Photographic Memories – The New Indian Express

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Express press service

In the scorching heat of a Tuesday afternoon, we enter Janpath’s Punjab Grill restaurant to see a few people enjoying their meals. These people do not know that by taking a few steps in the restaurant, they will set foot in Delhi Photo Company (DPC), one of the oldest photo studios in the city. Ajay Shanker, a third-generation portrait photographer who also runs the restaurant, welcomes us into his office as he scrolls through his iPad to show us some portraits he’s clicked on recently. While the restaurant camouflages the DPC studio very well – it’s at the back of the restaurant – Shanker has done a great job of keeping this space pristine.

Portrait of a lady clicked by
Delhi Photo Society (DPC)

How many of us remember experiencing the joy of being photographed in a photo studio, surrounded by lights, motorized backgrounds and reflectors. In today’s age of instant gratification through smartphone photography, that’s a rarity. DPC, however, perpetuates this art of “creating memories”.

A family legacy

Founded by Shanker’s grandfather, Bhagwati Prasad, in 1937, DPC was the first Indian-established and operated photo studio in Janpath. Prasad had learned photography by working for Photo Service, a photo studio in Kashmere Gate, for a few years. At the time, studio photography was aimed primarily at a royal clientele. In 1938, DPC opened another branch in Mussoorie. “The summers here [in Delhi] it was very hot so they wanted to move to a cooler place for the portraits. That’s when we moved to Mussoorie for a few months,” says Shanker. After India’s independence, DPC was appointed as the official portrait photographer of Presidents of India. Until the late 1980s, they were responsible for taking portraits of all Indian government ministers. A photograph of Rajendra Prasad, India’s first president, still hangs on the wall in Shanker’s office. You will also find other original photographs of Indian royalty that were clicked by his father, Vijay Shankar, and his grandfather.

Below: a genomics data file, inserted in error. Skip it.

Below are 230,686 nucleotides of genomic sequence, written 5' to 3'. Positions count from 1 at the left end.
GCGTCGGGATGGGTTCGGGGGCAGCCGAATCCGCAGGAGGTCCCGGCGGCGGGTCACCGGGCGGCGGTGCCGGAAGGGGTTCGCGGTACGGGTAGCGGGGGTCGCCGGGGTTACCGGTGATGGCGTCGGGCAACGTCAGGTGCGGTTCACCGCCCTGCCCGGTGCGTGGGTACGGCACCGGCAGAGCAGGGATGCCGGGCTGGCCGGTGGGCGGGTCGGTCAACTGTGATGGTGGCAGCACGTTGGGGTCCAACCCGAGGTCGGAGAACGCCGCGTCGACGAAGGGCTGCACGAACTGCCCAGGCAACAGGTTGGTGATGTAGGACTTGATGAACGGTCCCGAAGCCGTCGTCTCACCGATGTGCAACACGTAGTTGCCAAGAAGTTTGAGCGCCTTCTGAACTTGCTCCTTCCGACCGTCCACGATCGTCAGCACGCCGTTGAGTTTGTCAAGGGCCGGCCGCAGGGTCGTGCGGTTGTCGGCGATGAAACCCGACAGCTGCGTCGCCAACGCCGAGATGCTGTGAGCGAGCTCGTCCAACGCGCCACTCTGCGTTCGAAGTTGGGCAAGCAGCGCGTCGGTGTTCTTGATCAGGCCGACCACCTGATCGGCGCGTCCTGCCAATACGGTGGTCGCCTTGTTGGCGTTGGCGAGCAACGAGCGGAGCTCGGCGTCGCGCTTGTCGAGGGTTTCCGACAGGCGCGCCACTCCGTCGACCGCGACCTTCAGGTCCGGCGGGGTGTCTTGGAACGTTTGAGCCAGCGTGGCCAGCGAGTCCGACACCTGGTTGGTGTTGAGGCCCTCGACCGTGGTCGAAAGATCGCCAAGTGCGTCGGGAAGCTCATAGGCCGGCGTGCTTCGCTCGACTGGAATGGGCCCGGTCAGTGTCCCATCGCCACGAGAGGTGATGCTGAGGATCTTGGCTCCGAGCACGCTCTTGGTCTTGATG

There was a time when DPC also took proposal photos and passport-size photos for people. However, their job is mainly to photograph portraits. “The street or landscapes have never fascinated me, people have… and that too in controlled lighting”, shares Shanker, who has also worked as a photographer on many Bollywood films such as Tango Charlie (2005) , Dil Maange More (2004), Aabra Ka Daabra (2004).

Lighting is a key technique when it comes to creating a successful image. What makes DPC timeless is the lighting technique they use when clicking the portraits. “We create a set where there are eight to ten lights on one person. They are not flashes but continuous lights. No one in India does such portraits,” Shanker explains.

Preserving an endangered art

With the advent of the mobile camera resulting in a click and capture culture, Shanker mentions that studio photography lost its relevance after 2007. A number of photo studios closed because of this. “In 2008, 2009, we realized that we couldn’t just depend on the studio; no one could. The portrait work could certainly continue, but it wouldn’t help with sustenance,” says Shanker. a restaurant – Shanker operates a franchise of Punjab Grill.

DPC, however, continues to exist. Even though the clients are relatively few, Shanker still takes commissioned works and travels around the country to capture portraits. He has also published a book, titled Effortless Hindi: A Humorous Version of Learning Basic Hindi with Photographs. The book is a beginner’s guide to the language, but with the help of a series of photographs clicked by Shanker during his travels. Another book, Studio in the Village is in progress.

Shanker’s office isn’t short of a gallery. Adorned with several types of cameras and many photographs clicked over the years, the place harbors vestiges of history. For DPC houses rich in heritage, he can very well be considered a hidden gem in Delhi and Shanker no less an artist who has preserved and carried forward this legacy. He is convinced that DPC is here to stay. His sons Aryan (17) and Damian (14) have nurtured the same interest in photography as their father and their ancestors. Shanker is now looking forward to bringing the photo studio back to the masses. “It’s not something that should be lost,” he concludes.


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